Class and Race in the Frontier Army
Military Life in the West, 1870–1890
Published by: University of Oklahoma Press
Imprint: University of Oklahoma Press
296 Pages | 6 x 9 | 11 b&w illus., 3 maps
Historians have long assumed that ethnic and racial divisions in post–Civil War America were reflected in the U.S. Army, of whose enlistees 40 percent were foreign-born. Now Kevin Adams shows that the frontier army was characterized by a “Victorian class divide” that overshadowed ethnic prejudices.
Class and Race in the Frontier Army marks the first application of recent research on class, race, and ethnicity to the social and cultural history of military life on the western frontier. Adams draws on a wealth of military records and soldiers’ diaries and letters to reconstruct everyday army life—from work and leisure to consumption, intellectual pursuits, and political activity—and shows that an inflexible class barrier stood between officers and enlisted men.
As Adams relates, officers lived in relative opulence while enlistees suffered poverty, neglect, and abuse. Although racism was ingrained in official policy and informal behavior, no similar prejudice colored the experience of soldiers who were immigrants. Officers and enlisted men paid much less attention to ethnic differences than to social class—officers flaunting and protecting their status, enlisted men seething with class resentment.
Treating the army as a laboratory to better understand American society in the Gilded Age, Adams suggests that military attitudes mirrored civilian life in that era—with enlisted men, especially, illustrating the emerging class-consciousness among the working poor. Class and Race in the Frontier Army offers fresh insight into the interplay of class, race, and ethnicity in late-nineteenth-century America.
“This well-written and skillfully researched study is a fascinating account of the social history of a significant American institution….[Adams] clearly proves that the frontier army might have been physically isolated from American society, but culturally it was part of the same milieu.”— American Historical Review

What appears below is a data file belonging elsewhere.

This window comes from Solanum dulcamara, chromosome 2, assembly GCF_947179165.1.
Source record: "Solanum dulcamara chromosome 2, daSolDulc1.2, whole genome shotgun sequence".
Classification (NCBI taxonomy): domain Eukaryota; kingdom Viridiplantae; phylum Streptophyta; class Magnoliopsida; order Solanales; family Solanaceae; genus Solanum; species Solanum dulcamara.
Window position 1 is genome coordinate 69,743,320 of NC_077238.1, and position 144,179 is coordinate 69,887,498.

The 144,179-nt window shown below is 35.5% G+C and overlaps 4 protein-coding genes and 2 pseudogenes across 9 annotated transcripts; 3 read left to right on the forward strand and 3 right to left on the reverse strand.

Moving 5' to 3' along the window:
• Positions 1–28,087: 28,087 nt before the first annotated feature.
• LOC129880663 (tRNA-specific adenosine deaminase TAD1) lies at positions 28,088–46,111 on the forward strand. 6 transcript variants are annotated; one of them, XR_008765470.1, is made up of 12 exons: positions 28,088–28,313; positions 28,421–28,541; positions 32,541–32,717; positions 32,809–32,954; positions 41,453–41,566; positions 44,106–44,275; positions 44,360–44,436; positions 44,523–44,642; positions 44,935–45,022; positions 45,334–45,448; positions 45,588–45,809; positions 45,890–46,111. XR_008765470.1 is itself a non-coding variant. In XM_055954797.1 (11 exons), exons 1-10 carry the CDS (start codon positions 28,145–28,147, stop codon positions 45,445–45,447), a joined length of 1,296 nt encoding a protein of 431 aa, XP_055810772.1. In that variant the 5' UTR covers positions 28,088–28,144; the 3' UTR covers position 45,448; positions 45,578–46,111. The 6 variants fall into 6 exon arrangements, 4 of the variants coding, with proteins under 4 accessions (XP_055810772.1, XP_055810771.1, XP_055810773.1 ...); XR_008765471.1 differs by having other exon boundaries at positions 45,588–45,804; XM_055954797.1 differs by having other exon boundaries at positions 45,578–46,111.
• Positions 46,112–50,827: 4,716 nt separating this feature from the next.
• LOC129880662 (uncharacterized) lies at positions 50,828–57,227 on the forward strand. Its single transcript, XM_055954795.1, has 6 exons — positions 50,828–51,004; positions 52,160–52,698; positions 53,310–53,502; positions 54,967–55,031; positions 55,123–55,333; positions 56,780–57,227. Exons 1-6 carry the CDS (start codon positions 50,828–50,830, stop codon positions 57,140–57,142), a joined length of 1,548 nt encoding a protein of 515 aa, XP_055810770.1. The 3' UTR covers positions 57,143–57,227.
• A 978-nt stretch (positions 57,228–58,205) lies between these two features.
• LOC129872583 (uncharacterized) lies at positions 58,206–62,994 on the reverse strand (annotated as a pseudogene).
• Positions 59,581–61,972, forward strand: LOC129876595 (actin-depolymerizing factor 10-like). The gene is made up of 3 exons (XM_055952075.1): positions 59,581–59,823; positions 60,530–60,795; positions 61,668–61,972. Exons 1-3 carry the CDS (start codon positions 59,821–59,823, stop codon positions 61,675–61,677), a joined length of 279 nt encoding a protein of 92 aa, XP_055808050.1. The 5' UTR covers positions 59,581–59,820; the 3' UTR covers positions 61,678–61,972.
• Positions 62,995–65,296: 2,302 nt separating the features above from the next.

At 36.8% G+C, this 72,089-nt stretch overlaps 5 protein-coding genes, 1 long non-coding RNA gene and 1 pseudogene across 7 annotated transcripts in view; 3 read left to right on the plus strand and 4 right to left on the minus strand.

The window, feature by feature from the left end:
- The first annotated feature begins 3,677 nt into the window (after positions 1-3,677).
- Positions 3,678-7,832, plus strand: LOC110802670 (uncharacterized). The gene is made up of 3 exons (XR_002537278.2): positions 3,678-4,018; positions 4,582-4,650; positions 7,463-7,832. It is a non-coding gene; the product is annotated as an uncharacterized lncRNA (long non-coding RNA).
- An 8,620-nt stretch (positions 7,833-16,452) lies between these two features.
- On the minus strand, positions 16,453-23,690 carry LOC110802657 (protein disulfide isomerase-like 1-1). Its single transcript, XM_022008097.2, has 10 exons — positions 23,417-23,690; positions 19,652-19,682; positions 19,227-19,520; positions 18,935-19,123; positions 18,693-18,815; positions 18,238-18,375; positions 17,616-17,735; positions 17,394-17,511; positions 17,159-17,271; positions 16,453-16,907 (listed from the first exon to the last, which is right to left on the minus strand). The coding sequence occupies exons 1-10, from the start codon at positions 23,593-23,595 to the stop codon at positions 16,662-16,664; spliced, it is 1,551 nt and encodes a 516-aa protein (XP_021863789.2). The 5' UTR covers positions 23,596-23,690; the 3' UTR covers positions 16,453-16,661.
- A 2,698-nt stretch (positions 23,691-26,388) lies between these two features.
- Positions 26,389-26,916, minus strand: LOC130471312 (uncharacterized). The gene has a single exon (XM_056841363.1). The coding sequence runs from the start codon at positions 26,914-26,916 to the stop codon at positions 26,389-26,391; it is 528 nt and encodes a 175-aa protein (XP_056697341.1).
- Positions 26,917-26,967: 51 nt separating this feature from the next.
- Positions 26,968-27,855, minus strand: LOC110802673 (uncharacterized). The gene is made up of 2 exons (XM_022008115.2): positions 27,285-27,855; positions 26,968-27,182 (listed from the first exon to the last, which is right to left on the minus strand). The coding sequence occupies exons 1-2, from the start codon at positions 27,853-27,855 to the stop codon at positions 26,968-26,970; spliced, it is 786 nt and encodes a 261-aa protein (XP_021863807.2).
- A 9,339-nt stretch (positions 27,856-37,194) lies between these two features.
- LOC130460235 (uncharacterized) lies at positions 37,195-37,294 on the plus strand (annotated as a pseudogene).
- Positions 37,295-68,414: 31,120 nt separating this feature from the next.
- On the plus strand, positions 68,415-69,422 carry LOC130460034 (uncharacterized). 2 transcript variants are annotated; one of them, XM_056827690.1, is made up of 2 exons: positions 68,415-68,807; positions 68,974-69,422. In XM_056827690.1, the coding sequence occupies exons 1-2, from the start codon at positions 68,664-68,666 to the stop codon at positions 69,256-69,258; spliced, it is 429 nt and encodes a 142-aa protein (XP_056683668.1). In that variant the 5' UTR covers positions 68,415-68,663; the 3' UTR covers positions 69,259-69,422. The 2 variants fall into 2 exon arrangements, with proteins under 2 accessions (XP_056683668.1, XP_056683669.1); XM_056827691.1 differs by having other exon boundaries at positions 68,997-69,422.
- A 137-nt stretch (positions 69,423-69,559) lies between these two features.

“Kevin Adams’s fine study of the frontier army in the West ranks among the best books on the subject in decades…..Adams uses the army as a laboratory for a better understanding of American society during the Gilded Age…. [Class and Race in the Frontier Army] is readable, coherent, well organized, meaningful, and enjoyable….Adams should be congratulated for this significant contribution to our understanding of the frontier army in the crucial period from 1870 to 1890.”— Montana: The Magazine of Western History
“Based on an impressive array of primary sources and statistical information, this well-argued and well-written book should be read by all students of the frontier army, Gilded Age society, and American labor and immigration history.”— Pacific Historical Review
“In this ambitious and provocative blend of social, cultural, and military history, Kevin Adams uses the experiences of the western army to emphasize the importance of class, and to deemphasize the significance of ethnicity, in Gilded Age America. As Adams shows, the egalitarian, often communal worldview of enlisted men contrasted sharply with the elitist attitudes of officers, whose celebration of leisure and habits of conspicuous consumption suggest a distinctly unprofessional attitude toward soldiering.”—Robert Wooster, author of Frontier Crossroads: Fort Davis and the West
“Here is a history of the nineteenth-century frontier army for the twenty-first century. With graceful prose, Adams presents the military as part of American life, not distinct and isolated from it. This study is smart—and long overdue.”—Sherry L. Smith, author of The View from Officers' Row: Army Perceptions of Western Indians